This completes Fasolis' set of these evergreen concertos in state of the art sound. The interpretive virtues of concertos 1-4 on the companion volume impressed me for the quality of the playing, interesting interpretive choices, and great sound. They carry over to this disc. Fasolis' playing of the harpsichord part in No. 5 is very fine indeed. The silvery sound of the gambas in No. 6 is well captured by the engineers.

The Triple Concerto is an interesting bonus. It has the same concertino combination as Brandenburg No. 5. The outer movements are a transcription for soloists and orchestra of BWV 894, composed for solo keyboard. The central movement is a transription of the slow movement of the D Minor Trio Sonata for organ. J. S. Bach was probably not the transcriber, however. More likely, it is the work of sons W. F. or C. P. E. Bach. Use of pizzacato in the orchestral strings, for example, being more typical of the later generation. Regardless, it is a worthwhile companion to the main events.

As is the case for the first volume, this set doesn't displace longtime favorites Pinnock, Leonhardt, and the Berlin Akademie for period performances. For SACD, I prefer this set to Somary on Vanguard, which appears to be out of print.

Badly translated notes are a blemish, sounding like a computer translation of the German. Here's a quote from the notes on No. 5: "The last movement is an Allegro fugue, whose reverie-like, gigue reminding theme is commonly carried by both, the solo instruments as well as the orchestra." Syntax aside, reverie is not what I would associate with a gigue. Given the volumes of material available on the music, poor notes should not deter purchase of this set.
4 of 4 people found the following review helpful
Excellent performances and sound Jan. 22 2009
By Joey Joe Joe Jr. Shabadoo - Published on Amazon.com
Format: Audio CD Verified Purchase
What a pleasure to have such excellent performances receive the SACD treatment. Regarding the SACD layer: the recording quality is absolutely astonishing on this DSD recording, with instruments naturally spaced in the sound field and all of Bach's contrapuntal mastery in plain view and in greater detail than I have ever heard on disc. This disc, coupled with the Brandenburg Concertos Nos. 1-4 SACD, completes the cycle for I Barocchisti/Fasolis. The ensemble plays these well-worn works with a certain zest - the strings in particular - and the results are nothing short of fantastic. This approach serves to underscore the complex counterpoint present throughout these works, though never to the point of insulting the listener with overemphasis. Tempi are fast but never foolishly so; in fact for the most part I find Fasolis' tempo choices to be well-nigh ideal. Fasolis also proves himself to be a more than able harpsichord player, as heard during the virtuoso display at the end of Concerto No. 5's opening movement. The solo violin work is also exceptional.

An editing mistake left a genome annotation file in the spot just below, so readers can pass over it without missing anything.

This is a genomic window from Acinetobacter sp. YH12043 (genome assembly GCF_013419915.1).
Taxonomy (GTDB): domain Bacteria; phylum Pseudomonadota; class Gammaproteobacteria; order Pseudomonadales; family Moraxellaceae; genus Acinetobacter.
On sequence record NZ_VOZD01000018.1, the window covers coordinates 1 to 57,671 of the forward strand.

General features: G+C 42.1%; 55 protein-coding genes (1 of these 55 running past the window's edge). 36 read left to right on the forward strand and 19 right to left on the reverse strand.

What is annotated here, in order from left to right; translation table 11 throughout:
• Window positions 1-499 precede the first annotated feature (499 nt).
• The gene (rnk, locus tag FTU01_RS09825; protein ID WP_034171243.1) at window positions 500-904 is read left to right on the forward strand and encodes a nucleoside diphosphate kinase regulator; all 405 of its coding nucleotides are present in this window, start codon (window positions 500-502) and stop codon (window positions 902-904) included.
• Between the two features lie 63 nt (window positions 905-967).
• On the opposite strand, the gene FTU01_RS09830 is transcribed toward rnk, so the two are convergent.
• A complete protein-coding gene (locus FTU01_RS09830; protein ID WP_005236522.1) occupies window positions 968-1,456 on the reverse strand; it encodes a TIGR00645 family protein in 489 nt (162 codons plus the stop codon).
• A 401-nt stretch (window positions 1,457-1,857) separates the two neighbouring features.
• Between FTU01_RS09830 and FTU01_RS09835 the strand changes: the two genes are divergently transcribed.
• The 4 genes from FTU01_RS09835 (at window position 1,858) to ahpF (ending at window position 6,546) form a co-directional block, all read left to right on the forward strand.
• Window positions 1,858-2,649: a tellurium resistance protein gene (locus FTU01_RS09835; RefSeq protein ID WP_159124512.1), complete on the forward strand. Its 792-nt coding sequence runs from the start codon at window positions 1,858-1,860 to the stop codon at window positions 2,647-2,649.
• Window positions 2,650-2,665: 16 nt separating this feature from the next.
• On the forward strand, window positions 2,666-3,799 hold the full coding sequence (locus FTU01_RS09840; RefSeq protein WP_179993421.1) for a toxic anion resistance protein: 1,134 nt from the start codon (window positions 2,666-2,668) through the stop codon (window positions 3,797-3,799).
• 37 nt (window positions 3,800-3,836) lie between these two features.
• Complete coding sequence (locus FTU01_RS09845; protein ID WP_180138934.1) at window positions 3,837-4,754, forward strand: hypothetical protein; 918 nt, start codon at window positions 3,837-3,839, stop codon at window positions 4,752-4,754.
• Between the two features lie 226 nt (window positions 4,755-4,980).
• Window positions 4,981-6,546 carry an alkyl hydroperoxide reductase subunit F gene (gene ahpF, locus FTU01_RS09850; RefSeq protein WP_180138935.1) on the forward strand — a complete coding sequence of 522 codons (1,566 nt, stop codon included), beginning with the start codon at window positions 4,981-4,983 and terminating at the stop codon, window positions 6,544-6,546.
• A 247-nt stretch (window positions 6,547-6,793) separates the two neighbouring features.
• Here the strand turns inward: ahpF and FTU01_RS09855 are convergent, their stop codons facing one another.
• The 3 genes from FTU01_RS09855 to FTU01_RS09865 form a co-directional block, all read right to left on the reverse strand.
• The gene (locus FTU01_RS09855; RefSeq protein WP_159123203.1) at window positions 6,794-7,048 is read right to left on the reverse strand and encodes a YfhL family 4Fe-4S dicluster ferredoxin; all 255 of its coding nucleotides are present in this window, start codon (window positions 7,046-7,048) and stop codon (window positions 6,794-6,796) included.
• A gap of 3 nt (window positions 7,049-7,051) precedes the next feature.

There is a certain air about the recording - a sense of space, if you will - that really makes one feel as though they are attending a live performance. Considering that this is the intent of multichannel recordings, in particular classical multichannel recordings, to say that the Arts Label succeeded with this release would be a gross understatement. Even if you don't have an SACD player, you won't be disappointed. The stereo CD layer also sounds very good and one may have trouble finding a better sounding alternative.
Overall I am extremely pleased with this disc. It will not displace my treasured English Concert/Pinnock performances, or those of Concentus Musicus Wien/Harnoncourt as my all-time favorites, but it has certainly earned itself significant playing time based on the virtues of the performances and irreproachable sound quality. I now wait anxiously for the same ensembles' Bach: Suites Nos. 1-4 and Bach: Harpsichord Concertos to arrive.